I've recently redesigned my website and wanted to make all of the code available to others to borrow and/or modify as needed. The new design borrows heavily from Leo Babauta's Zen Habits blog, especially his archives page. You can find his theme available here, free to use and modify. My theme is here.
The formatting is similar to the old site, but I've gotten rid of the trashier elements, like social media buttons and comments. The site had become bulky and difficult to navigate, but I think it's a little nicer now.
You'll need to know a little bit about WordPress to make it work for your site, but if I can get it working, I'm sure you can too.
I now own the domain crain.co and can use this shorter URL to easily direct students and colleagues to certain pages of www.carlislerainey.com. For example, I might want students to have easy access to the course webpage or even a particular file. In this situation, I would like to ask my students to go to crain.co/cpo2002 rather than asking them to navigate though my site or use Google to find the page. Below, I describe how I set up my system of generating short URLs to my pages. It has worked remarkably well so far, but required quite a bit of trial and a lot of error. (Click here to continue reading.)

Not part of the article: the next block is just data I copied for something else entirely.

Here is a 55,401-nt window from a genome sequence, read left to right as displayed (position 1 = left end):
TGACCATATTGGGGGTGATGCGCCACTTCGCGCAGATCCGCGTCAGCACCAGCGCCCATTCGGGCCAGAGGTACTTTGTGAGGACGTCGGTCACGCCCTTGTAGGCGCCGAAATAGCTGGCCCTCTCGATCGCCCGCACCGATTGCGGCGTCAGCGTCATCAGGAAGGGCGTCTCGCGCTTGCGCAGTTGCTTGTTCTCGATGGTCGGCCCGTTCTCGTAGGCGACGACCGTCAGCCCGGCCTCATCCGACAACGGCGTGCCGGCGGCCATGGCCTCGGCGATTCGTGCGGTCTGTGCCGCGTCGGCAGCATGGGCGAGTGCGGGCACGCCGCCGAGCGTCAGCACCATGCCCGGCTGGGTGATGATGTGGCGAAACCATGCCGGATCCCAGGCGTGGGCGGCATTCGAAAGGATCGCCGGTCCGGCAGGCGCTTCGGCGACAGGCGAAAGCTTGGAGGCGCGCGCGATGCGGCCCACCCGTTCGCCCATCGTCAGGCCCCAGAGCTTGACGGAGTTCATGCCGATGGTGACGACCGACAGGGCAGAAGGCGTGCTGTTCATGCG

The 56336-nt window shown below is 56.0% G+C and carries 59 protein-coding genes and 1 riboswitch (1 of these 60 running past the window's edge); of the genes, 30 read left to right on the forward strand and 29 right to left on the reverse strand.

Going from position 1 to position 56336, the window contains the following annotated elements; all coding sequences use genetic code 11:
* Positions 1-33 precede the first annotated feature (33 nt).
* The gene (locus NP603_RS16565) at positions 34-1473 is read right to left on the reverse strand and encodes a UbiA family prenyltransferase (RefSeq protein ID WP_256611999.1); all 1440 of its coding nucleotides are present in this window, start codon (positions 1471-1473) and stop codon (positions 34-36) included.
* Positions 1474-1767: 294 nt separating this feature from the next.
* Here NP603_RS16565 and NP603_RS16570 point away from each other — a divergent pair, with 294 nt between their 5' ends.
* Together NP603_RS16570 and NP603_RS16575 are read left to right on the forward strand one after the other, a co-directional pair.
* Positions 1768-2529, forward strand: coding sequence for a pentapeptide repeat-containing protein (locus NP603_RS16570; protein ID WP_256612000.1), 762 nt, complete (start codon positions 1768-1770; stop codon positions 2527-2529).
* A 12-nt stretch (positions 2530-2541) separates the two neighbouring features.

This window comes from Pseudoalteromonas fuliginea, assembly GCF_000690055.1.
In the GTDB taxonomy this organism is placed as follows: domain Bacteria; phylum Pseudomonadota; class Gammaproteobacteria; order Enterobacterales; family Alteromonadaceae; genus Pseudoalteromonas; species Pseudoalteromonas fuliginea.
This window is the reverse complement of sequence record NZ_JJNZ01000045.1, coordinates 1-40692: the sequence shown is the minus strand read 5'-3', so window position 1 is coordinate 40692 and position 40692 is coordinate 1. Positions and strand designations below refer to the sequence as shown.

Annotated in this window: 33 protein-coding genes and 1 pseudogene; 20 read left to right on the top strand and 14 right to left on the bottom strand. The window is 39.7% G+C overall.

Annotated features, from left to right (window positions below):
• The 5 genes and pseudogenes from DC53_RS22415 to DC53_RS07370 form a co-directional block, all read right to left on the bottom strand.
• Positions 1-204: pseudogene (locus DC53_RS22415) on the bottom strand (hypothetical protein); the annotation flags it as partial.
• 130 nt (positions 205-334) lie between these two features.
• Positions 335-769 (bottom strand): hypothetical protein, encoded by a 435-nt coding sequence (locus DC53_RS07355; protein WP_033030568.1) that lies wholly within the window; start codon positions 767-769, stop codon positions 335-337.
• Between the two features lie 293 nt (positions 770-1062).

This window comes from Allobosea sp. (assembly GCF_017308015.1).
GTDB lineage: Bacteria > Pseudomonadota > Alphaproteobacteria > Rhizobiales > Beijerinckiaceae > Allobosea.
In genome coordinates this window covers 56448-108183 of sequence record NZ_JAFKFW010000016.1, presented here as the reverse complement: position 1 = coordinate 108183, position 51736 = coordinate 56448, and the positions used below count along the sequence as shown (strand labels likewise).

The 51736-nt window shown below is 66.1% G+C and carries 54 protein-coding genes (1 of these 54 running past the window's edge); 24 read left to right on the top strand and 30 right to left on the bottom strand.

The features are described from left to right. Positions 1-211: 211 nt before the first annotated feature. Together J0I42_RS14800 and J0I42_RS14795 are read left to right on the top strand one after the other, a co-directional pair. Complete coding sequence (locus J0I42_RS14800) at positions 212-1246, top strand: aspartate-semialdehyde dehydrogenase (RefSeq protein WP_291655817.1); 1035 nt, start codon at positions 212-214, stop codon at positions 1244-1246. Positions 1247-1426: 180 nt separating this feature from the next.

The Florida State Library is holding a symposium on scholarship in a digital age and the general theme is open scholarship. One of the components is a series of lightning talks for which they are now accepting proposals. I've wanted to do one of these short talks since I started watching the Ignite presentations and I am considering proposing a talk on "Blogs as Open Ideas." While considering shifting my blog from its old WordPress.com address to my own domain, I thought a lot about why blogging is important to me. I concluded that blogging matters because blogs are an important source of idea creation and criticism. I elaborate on this below and give some examples from my own blog. (Click here to continue reading.)